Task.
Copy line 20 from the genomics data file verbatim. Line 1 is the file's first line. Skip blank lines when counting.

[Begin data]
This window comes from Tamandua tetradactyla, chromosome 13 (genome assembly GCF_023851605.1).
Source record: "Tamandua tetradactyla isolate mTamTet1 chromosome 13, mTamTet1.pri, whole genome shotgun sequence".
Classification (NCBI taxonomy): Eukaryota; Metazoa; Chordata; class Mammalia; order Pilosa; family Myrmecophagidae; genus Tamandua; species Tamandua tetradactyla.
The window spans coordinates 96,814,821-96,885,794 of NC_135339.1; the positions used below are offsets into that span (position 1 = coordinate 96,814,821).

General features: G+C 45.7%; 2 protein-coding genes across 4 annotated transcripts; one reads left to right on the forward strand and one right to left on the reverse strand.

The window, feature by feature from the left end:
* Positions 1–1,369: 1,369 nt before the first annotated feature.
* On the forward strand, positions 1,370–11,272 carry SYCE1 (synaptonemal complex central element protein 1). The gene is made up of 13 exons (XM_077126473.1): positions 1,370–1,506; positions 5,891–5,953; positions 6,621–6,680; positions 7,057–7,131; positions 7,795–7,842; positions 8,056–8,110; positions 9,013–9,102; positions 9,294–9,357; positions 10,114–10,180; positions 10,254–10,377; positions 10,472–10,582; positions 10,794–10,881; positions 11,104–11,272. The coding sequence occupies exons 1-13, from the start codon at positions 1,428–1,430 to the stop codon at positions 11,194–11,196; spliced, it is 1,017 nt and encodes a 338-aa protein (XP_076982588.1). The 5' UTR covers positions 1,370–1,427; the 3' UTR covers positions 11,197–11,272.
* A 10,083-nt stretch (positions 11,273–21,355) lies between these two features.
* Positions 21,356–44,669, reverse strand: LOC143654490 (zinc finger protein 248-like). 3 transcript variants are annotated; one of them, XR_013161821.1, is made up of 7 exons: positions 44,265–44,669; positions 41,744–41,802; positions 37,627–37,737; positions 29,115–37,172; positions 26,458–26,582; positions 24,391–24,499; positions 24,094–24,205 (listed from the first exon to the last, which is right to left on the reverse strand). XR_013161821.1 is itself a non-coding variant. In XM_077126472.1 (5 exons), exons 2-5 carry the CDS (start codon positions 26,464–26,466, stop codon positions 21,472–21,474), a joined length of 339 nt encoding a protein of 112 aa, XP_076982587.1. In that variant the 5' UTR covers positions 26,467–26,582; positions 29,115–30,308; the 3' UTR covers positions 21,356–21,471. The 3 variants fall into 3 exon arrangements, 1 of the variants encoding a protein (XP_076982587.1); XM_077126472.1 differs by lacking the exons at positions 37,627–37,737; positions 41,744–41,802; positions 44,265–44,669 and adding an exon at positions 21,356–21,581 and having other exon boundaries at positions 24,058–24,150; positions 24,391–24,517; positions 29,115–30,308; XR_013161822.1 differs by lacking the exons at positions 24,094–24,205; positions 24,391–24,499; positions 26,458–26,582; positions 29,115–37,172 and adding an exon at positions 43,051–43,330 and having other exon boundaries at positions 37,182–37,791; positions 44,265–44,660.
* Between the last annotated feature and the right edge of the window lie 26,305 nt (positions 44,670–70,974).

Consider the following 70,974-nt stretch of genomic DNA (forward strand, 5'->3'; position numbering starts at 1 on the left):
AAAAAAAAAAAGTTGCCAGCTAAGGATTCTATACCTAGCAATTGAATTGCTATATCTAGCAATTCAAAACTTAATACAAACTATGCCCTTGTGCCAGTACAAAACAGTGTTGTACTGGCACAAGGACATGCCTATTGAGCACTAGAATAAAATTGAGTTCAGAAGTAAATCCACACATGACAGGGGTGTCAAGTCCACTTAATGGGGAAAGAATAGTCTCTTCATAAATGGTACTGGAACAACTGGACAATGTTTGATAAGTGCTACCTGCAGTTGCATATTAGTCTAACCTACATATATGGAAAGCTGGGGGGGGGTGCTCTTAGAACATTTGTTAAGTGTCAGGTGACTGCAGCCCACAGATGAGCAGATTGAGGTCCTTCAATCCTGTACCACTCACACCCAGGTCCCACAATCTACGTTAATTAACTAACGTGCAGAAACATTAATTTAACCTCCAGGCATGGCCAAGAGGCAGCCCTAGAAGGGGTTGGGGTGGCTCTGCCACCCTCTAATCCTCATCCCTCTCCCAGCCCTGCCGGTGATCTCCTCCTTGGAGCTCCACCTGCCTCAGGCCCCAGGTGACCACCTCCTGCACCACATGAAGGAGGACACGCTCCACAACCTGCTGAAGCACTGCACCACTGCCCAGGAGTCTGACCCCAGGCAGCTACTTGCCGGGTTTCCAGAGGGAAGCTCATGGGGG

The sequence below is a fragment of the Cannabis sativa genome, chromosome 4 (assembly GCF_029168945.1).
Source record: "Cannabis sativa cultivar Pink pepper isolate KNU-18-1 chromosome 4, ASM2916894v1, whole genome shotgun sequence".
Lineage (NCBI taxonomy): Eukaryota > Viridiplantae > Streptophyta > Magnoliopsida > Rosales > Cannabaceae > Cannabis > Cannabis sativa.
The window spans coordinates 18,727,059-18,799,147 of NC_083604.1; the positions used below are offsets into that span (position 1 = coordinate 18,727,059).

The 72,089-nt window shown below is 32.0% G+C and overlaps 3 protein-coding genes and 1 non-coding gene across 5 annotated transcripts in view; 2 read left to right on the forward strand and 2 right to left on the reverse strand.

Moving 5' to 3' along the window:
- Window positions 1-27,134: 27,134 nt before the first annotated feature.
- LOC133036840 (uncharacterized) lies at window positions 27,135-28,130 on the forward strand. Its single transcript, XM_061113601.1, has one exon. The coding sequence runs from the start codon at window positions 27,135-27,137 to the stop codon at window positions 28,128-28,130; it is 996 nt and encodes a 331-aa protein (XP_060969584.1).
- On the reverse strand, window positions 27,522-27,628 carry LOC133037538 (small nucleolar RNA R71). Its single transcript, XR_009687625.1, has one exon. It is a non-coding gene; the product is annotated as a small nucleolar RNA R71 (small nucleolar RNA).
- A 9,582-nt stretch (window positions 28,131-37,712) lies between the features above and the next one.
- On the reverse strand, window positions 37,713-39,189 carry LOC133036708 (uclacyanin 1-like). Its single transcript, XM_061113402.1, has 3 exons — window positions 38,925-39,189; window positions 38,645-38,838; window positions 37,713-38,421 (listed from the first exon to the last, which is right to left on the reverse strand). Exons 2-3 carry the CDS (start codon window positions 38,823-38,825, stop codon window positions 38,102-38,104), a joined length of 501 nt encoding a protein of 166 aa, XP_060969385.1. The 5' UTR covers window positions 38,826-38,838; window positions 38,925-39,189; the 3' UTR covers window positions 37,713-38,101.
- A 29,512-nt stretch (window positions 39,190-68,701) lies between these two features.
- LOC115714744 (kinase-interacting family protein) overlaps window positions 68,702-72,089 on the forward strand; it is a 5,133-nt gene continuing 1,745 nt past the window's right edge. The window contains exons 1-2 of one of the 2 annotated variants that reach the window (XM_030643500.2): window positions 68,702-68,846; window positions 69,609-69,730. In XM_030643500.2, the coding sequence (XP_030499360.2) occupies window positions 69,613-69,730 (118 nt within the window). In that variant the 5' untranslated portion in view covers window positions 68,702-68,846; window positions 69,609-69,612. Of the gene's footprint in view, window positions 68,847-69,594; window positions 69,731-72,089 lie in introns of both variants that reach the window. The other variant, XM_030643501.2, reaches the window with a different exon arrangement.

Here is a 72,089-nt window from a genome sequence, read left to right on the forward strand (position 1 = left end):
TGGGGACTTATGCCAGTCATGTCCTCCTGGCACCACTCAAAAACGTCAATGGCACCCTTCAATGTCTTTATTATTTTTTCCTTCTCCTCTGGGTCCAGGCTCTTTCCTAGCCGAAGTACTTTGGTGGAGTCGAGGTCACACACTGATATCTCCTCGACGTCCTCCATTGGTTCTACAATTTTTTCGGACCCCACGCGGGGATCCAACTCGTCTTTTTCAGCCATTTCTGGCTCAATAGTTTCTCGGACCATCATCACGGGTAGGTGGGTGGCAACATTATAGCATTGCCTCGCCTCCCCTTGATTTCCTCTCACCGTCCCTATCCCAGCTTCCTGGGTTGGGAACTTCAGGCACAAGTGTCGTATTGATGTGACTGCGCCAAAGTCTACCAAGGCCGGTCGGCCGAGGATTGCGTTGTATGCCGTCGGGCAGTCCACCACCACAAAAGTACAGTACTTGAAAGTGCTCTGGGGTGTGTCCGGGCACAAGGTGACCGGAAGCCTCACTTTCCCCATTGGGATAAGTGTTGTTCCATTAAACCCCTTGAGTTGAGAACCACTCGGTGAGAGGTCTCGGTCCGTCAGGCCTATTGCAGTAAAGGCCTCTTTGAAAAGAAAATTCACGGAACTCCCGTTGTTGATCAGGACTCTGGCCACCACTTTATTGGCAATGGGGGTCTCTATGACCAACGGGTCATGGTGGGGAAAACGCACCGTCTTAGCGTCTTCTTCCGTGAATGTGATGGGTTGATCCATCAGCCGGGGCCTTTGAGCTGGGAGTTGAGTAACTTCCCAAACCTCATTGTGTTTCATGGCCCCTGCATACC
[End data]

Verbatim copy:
- Window positions 1-27,134: 27,134 nt before the first annotated feature.